On the Giza Plateau outside Cairo, thousands of Egyptians are laboring in the shadow of the pyramids to erect a monument worthy of the pharaohs.
The Grand Egyptian Museum has been under construction for well over a decade and is intended to showcase Egypt's ancient treasures while drawing tourists to help fund its future development. But the project has been subject to repeated delays, with a "soft opening" planned for next year scrapped in favor of a more triumphant inauguration in 2020. Costs have meanwhile soared from an initial $650 million to well over $1 billion, with most of the financing coming from Japan.
The museum is a series of towering concrete halls that will eventually hold some 50,000 artifacts, including the famed mask of Tutankhamen - popularly known as King Tut - and other treasures currently housed in the century-old Egyptian Museum in Cairo's congested Tahrir Square. The hope is that tourists will stay awhile, and provide the foreign currency Egypt needs to buttress its economy.
"It's a place where you can linger to enjoy ancient Egypt," project director Tarek Tawfik said on a recent tour of the site, which will also include a conference center, a cinema, 28 shops, 10 restaurants and a boutique hotel. Giant windows open onto the 5,000-year-old pyramids, and the museum will feature an intact wooden ship and a towering statue of Ramses II.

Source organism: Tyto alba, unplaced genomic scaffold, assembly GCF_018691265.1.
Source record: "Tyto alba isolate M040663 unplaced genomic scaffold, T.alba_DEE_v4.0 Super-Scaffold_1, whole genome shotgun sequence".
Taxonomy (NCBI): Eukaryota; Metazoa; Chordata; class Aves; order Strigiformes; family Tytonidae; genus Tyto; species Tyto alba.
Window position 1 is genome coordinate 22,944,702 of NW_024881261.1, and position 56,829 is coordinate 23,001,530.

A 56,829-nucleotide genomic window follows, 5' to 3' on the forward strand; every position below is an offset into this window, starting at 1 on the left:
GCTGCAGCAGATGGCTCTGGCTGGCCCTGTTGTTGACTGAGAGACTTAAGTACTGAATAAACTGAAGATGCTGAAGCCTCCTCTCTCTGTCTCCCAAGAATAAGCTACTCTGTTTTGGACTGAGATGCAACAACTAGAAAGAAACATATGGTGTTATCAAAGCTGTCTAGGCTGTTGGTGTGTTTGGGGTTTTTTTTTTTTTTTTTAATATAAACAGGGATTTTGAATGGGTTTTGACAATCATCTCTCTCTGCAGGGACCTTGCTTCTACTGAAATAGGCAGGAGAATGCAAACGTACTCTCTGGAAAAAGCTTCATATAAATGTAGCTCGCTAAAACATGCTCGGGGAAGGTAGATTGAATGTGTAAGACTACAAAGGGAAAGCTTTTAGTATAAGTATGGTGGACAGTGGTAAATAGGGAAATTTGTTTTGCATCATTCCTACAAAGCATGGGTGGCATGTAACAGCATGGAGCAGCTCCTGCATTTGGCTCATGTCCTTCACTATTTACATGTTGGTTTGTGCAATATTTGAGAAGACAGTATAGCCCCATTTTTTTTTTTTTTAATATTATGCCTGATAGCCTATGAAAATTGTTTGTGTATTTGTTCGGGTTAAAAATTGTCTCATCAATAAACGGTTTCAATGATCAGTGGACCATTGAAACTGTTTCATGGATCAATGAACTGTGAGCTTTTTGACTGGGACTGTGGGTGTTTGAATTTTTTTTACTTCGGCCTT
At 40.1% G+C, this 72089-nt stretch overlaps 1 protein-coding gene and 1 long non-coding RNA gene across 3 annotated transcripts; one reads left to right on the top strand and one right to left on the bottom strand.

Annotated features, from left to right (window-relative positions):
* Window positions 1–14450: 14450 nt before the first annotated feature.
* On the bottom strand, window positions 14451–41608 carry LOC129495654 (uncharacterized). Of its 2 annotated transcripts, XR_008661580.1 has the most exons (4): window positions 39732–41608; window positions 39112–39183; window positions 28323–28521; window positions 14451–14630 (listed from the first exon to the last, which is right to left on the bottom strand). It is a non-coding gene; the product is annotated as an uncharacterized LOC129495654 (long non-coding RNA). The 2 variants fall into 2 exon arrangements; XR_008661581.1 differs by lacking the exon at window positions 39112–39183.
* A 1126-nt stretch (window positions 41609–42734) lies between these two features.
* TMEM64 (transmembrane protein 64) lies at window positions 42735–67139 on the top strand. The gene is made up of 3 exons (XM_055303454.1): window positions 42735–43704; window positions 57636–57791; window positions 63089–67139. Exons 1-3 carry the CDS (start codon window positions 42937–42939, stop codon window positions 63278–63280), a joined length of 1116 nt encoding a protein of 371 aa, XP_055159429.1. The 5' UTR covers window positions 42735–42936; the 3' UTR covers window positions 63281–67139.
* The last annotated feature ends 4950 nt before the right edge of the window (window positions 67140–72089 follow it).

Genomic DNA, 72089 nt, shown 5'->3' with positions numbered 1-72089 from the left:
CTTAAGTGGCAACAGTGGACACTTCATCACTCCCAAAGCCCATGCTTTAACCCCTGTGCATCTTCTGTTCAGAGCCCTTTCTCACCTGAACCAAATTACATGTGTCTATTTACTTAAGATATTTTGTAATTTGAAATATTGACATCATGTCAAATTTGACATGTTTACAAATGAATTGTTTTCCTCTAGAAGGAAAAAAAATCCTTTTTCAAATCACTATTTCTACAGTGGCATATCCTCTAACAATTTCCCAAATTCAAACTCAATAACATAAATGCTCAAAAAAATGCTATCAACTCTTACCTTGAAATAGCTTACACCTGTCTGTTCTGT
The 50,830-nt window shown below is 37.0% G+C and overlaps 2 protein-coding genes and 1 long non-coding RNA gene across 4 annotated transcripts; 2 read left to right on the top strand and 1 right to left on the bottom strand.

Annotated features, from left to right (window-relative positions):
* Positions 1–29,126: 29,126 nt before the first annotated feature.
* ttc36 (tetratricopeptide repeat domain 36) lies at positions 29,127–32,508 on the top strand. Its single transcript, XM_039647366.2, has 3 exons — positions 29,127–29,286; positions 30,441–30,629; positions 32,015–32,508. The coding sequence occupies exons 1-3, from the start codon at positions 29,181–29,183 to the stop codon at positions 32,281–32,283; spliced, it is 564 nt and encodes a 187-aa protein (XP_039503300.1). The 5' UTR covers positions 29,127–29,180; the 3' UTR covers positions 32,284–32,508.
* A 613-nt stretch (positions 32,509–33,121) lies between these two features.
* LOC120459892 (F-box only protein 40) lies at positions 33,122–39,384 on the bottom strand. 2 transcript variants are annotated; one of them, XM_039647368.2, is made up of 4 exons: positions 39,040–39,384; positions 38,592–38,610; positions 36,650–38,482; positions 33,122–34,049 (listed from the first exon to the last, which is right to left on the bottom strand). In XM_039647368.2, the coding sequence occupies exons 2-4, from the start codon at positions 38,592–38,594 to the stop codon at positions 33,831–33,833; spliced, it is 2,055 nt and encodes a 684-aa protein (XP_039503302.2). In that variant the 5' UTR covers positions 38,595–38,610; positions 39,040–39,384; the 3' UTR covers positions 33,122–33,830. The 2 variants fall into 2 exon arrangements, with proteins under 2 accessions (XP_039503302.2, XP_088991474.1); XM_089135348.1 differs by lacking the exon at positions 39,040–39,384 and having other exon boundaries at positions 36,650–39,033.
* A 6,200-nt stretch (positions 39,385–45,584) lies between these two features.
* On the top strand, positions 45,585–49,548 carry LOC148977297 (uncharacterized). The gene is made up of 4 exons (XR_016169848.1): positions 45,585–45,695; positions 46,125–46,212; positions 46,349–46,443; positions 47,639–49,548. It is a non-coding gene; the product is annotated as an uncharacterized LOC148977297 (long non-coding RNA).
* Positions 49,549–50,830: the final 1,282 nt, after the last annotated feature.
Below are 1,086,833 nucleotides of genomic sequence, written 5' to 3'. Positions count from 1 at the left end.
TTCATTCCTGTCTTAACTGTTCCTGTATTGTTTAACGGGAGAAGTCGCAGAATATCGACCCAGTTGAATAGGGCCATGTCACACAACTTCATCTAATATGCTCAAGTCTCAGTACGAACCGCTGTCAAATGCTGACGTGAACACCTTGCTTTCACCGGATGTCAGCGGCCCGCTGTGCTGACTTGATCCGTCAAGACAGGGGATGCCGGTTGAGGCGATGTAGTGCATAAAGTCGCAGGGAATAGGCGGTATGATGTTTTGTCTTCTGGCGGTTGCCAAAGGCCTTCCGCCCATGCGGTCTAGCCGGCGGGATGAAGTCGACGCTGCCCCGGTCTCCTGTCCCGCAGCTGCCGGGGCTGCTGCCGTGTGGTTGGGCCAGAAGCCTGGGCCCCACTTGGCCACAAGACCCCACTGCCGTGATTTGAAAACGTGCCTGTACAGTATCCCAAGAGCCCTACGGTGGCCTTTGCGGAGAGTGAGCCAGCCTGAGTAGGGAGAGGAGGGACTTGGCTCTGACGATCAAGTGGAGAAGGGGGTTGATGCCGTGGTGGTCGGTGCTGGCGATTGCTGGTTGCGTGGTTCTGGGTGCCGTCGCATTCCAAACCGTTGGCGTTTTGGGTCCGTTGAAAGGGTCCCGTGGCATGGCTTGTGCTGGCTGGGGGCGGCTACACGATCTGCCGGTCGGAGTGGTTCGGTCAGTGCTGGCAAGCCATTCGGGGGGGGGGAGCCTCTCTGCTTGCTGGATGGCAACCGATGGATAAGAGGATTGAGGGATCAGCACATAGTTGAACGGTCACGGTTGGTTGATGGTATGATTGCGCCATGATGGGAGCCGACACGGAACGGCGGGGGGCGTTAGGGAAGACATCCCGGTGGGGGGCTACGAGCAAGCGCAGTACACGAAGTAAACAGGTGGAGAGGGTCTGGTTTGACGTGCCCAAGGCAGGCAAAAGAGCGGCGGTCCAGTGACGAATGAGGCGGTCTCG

Tawfik describes it as "a fantastic experience of ancient Egypt in a very modern building that provides all kind of modern, comfortable functions."
That would mark a major change from the current setup, in which tourists visiting the pyramids and the Sphinx are routinely hassled by touts and camel-drivers.
Egypt's pharaonic heritage remains a major draw, however, Tawfik expects the museum to attract 8 million people a year once it opens. An estimated 8 million tourists will have visited Egypt in 2018, an increase from previous years.
Egypt's multi-national construction giant Orascom built the museum, with initial loans from the Japanese government of $320 million in 2006 and $450 million in 2016. The Japanese continue to advise on the museum's development and artifact restoration, but it is unclear who will provide the additional financing for the project, with costs now estimated at $1.1 billion. A bidding process is underway to find someone to operate the site.
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